South Carolina Soybeans

From adverse weather to pest and disease infestation, soybean farmers face new challenges each season. To address these challenges, the farmer-led South Carolina soy checkoff invests in research to help soybean farmers obtain better quality, improve yields, control pests and diseases, and expand market options.

Jonathan Croft, Clemson
Asian Soybean Rust Monitoring System 2017
Project Status: New

The primary objective of the Asian Soybean Rust Monitoring project is to implement a monitoring system for Asian Soybean Rust (ASR) in the Southwestern part of South Carolina. The system allows for identification of soybean rust within the state ensuring timely notification of soybean growers in an effort to reduce crop yield losses or input cost if rust is not detected.

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In Season Fertilizer for Additional Soybean Yield and Quality Increase
Project Status: New

“During the 2016 cropping season, 40 replicated small plots were established in a complete randomized block design on a cooperating grower’s farm in Orangeburg County. Ten different treatments were applied within the test. The Orangeburg County farm plots received the in-season fertilizer applications at the targeted timing of early bloom and then received ¾ of an inch of rainfall within 12 hours. Growing conditions at this location were pretty close to average for most of the season. There was a period of about two weeks that no rainfall occurred during July and the plants did become stressed during that time. The plots that received fertilizer matured at the same rate as the plots that did not receive any fertilizer at early bloom, so there was no delay in maturity due to the applications of fertilizer. Harvest was conducted on November 3, 2016 using a small plot combine from the Edisto REC. Along with yield, soybean samples were also taken and sent to the SC Department of Agriculture for crude protein and crude fat content analysis.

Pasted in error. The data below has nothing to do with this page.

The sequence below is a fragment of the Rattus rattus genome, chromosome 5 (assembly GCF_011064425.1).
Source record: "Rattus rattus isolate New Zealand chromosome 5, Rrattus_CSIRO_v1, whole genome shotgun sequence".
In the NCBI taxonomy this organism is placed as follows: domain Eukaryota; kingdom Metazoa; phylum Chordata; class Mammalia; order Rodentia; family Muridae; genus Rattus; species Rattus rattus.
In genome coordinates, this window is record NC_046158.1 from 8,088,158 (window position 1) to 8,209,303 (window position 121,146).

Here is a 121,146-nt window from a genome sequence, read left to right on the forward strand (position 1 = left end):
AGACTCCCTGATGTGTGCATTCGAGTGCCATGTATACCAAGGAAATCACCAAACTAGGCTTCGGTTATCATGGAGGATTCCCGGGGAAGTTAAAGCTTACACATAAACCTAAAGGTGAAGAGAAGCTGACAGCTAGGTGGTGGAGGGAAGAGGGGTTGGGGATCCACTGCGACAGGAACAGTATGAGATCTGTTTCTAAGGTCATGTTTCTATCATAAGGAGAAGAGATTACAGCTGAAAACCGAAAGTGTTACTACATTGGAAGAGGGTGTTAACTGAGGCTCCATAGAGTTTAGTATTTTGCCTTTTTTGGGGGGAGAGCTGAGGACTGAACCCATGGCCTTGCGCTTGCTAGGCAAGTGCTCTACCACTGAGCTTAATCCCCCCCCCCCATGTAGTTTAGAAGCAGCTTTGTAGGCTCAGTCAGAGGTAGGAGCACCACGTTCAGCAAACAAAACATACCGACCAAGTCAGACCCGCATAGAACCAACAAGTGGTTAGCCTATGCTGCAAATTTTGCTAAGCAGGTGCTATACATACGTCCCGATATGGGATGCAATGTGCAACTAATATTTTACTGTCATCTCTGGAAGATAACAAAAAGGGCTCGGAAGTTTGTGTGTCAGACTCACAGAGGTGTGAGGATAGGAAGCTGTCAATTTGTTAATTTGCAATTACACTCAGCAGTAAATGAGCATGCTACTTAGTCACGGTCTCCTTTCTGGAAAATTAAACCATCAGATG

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Dr. Ben Fallen, Clemson
Evaluation of SC Soybean Breeding Lines in 2016
Project Status: Continuation

“The primary objectives of the Soybean Breeding Program at Clemson University are to release high yielding soybean varieties that are well adapted to the various environmental conditions and biotic stresses that occur throughout the state of South Carolina. The key areas of focus are reniform nematode resistance, drought tolerance, rust resistance, as well as resistance to other races of nematodes, new herbicide resistant traits as they become available and disease resistance.

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Development of biomarkers predictive of reniform nematode resistance in soybean
Project Status: New

“The goal of this project was to provide soybean breeders a faster and more efficient means to determine and predict resistance to reniform nematode through the development of a molecular screening system. Understanding the genes that are involved in a resistant plant’s defense against reniform nematode and developing discrete genetic points (DNA biomarkers) that accompany this resistance can accelerate the detection of resistant genes in observed lines and implement the introgression or resistance into advance genetic lines.

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Increasing Soybean Yields in South Carolina
Project Status: New

The objectives for this project were to evaluate plant hormones/micronutrients vital to reproduction in soybean to determine their impact on pod retention and yield and determine what application date is best for increasing pod retention and yield, evaluate 3 soybean lines for traits that could be a deer deterrent, and determine if planting a RR1 forage soybean around the perimeter of a field decreases deer damage to the field core.

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Hollens Free, Clemson
Variable Rate Seeding Prescription Development for Soybeans
Project Status: Continuation

“The Clemson Directed Prescriptions system for prescribing variable seeding rates for soybeans showed a benefit of about 2 bushels per acre or about $10 per acre profit when compared to the best performing blanket seeding rate for the field.  The optimum seeding rate to maximize profit for this field was 90,000 seed per acre. In many cases growers are planting higher populations than this, which may be appropriate for their growing conditions; it must be kept in context that the results here were for an irrigated test. The results from this test support application of higher rates in poorer soils and lower rates in better soils. This method of prescribing seeding rates can also benefit growers that may not have variable seeding rate technology simply by helping them determine what the best seeding rate would be for their fields.  The yields and returns calculated for the variable rate prescription are projection based data from the trial; to formally test the prescription it is necessary to conduct the trial for a second year of testing and implement the 2016 variable rate prescription as one of the treatments for the 2017 trial. “

The SC Soybean Board is continuing to fund this project during FY2018.

Dr. Jeremy Greene, Clemson
Evaluation of Insecticides and Repellents for Suppression of Feeding Injury by Deer in South Carolina Soybeans